What happens to work permit holders in Norway if they lose their job?
Many who move to Norway do so on a work permit, so what happens if you find yourself out of a job?
In order to work in Norway, you need to have a residence permit. Furthermore, people coming to the country for work, generally speaking, have already found a job.
As the Norwegian Directorate of Immigration (UDI) points out on its website, the type of residence permit you need to apply for varies based on your qualification and the type of work you will be doing in the country.
The different types of residence permits include permits for skilled workers, self-employed persons, or employees in NGOs – to mention just a few.
If your permit application is granted, your work permit will allow you to stay in Norway for as long as it remains valid. But what happens if you lose your job?
What to do if you lose your job
There are strict rules in place that dictate what you need to do if you lose your job while on a work permit in Norway.
The first step is to notify the police in your area within seven days. The UDI has a wizard that will help you find the necessary contact information in your area. You can find it here.
After that, you can stay in Norway for up to six months to look for a new job. Note that your residence permit must still be valid for the duration of this period.
The next step is important. If you succeed in getting a new job but are going to work in the same type of position as before, you do not need to apply for a new residence permit.
Still, you need to notify the police in your area within seven days after you start working at the new job.
If, on the other hand, you get a new job in a different type of position than before, you will need to apply for a new residence permit.
Note that you cannot start working in a different type of position until you have been given a new residence permit.
What to do if you have been laid off on a skilled worker permit?
If you have been laid off by a Norwegian employer and you're a holder of a skilled worker residency permit, there are several things you need to know.
If you have a valid residence permit as a skilled worker with an employer in Norway, you do not need to report to the UDI or the police if you are fully or partially laid off.
The UDI does not revoke the residence permit based on layoffs, and you can stay in Norway as long as your residence permit is valid.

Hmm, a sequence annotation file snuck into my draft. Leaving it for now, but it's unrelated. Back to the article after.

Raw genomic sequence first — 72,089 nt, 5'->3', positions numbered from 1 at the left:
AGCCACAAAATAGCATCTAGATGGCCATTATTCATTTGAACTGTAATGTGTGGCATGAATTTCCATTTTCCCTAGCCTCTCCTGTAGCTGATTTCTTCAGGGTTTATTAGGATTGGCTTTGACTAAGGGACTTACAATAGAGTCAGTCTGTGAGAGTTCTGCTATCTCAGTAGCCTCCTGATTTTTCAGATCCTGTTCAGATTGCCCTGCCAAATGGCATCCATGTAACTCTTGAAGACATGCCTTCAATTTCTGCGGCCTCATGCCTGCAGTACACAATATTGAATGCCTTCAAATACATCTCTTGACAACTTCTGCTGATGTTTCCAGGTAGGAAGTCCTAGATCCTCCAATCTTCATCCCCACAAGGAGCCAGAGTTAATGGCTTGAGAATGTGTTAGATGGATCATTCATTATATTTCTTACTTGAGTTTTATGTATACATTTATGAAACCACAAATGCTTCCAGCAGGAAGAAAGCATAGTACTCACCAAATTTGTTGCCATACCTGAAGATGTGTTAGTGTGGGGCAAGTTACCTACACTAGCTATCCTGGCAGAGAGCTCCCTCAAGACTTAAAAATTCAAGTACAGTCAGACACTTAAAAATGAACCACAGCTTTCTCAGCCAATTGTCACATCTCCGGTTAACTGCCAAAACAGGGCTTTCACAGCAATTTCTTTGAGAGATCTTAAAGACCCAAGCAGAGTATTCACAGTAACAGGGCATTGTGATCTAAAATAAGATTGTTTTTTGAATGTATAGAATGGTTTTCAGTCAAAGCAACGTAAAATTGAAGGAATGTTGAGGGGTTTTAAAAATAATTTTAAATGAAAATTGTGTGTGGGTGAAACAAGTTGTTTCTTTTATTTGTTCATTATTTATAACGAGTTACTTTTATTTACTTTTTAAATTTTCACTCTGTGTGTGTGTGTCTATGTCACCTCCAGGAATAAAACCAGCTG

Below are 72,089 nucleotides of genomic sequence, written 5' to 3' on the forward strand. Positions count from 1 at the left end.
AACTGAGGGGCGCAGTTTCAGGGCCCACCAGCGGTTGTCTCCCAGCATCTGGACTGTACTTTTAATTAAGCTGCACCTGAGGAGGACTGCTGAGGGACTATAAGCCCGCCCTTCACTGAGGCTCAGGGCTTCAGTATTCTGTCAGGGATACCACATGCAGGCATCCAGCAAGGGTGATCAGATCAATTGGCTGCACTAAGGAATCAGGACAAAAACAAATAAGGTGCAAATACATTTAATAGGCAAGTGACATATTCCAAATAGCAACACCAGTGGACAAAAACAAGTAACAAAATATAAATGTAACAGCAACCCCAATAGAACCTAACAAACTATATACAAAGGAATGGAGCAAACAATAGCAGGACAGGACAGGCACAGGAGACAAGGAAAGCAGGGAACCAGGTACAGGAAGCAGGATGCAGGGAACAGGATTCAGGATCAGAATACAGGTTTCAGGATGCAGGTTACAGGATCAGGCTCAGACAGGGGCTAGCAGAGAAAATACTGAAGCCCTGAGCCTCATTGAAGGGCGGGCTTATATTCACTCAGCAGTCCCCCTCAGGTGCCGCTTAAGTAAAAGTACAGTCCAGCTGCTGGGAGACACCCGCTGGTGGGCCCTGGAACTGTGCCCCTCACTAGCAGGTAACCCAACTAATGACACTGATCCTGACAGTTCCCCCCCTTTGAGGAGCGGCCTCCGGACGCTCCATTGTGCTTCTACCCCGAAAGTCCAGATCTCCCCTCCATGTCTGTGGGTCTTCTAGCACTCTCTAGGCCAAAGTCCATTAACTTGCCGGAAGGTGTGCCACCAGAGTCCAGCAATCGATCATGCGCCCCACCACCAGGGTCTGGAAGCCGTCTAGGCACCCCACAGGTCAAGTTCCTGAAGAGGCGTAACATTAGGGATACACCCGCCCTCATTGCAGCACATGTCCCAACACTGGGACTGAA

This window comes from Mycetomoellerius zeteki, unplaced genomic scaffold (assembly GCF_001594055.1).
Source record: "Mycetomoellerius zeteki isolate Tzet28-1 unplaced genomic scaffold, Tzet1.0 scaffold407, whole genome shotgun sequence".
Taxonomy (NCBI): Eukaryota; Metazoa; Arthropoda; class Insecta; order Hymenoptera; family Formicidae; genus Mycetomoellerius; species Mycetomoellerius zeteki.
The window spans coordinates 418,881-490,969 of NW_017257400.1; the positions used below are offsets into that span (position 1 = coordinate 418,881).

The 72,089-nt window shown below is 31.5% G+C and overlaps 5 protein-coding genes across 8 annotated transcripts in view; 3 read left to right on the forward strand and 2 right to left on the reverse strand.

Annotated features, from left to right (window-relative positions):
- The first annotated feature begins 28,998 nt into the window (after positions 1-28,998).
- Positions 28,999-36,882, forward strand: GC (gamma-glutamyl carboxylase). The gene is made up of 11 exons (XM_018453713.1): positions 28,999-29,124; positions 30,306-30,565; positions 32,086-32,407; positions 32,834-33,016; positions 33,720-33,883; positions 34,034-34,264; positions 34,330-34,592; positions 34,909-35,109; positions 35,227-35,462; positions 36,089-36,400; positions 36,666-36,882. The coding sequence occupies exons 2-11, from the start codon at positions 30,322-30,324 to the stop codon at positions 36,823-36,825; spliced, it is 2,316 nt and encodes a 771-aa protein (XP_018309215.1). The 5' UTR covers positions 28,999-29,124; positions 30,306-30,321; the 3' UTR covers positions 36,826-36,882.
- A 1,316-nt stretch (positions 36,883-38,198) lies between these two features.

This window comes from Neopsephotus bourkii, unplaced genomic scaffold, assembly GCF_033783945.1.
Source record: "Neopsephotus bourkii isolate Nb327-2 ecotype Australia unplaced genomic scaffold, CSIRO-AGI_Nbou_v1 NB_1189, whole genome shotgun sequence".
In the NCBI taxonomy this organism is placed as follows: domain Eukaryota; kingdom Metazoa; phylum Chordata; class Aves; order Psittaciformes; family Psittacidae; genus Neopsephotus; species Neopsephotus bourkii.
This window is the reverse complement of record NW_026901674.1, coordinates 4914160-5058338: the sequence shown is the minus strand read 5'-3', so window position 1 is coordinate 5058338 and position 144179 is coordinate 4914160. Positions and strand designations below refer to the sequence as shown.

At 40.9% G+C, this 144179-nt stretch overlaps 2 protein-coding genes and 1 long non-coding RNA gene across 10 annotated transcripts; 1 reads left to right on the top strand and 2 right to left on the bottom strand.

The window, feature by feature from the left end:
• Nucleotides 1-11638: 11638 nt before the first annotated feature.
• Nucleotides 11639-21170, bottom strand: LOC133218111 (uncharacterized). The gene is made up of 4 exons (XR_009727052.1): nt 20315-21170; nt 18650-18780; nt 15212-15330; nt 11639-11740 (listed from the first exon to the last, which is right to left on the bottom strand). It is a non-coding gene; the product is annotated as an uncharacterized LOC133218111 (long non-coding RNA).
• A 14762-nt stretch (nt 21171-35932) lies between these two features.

Can you get a permanent residence permit later on if you have been laid off?
As the UDI points out on its website, if you have been laid off as of November 1st, 2020, you will no longer meet your permit's requirements as a skilled employee.
One of the conditions for obtaining a permanent residence permit is that you have had continuous residence in Norway for the past three years – and held permits that form the basis for permanent residence.
That means you if you have been laid off, you may no longer meet the requirements for permanent residence.
For example, if you are a skilled worker, you must have had a job and income throughout the required period.
However, as stated beforehand, even if you are laid off, you can still stay in Norway as long as your permit is valid.
You can find out more about the conditions for getting a permanent residence permit here.
If you have questions about the specifics that apply to your individual case, make sure to reach out to the UDI directly.
Application deadlines and permit expiration
Always make sure to respect the application deadlines for permit renewal.
Remember that you are not automatically entitled to continue working in Norway while waiting for the UDI to process your application.
As the UDI notes, if you apply for a permit at the last minute, you might face difficulties in getting your permanent residence permit down the road.
Also, if you find yourself abroad when your residence permit expires, you might not be allowed back into Norway.
If you completely lose track of time and apply after your permit has already expired, you risk staying in Norway illegally or being registered as "moved from Norway" in the National Registry.
In the latter case, you might encounter problems accessing public services in Norway, such as healthcare and education.
You'll also be more likely to face difficulties when applying for a permanent residence permit later in time.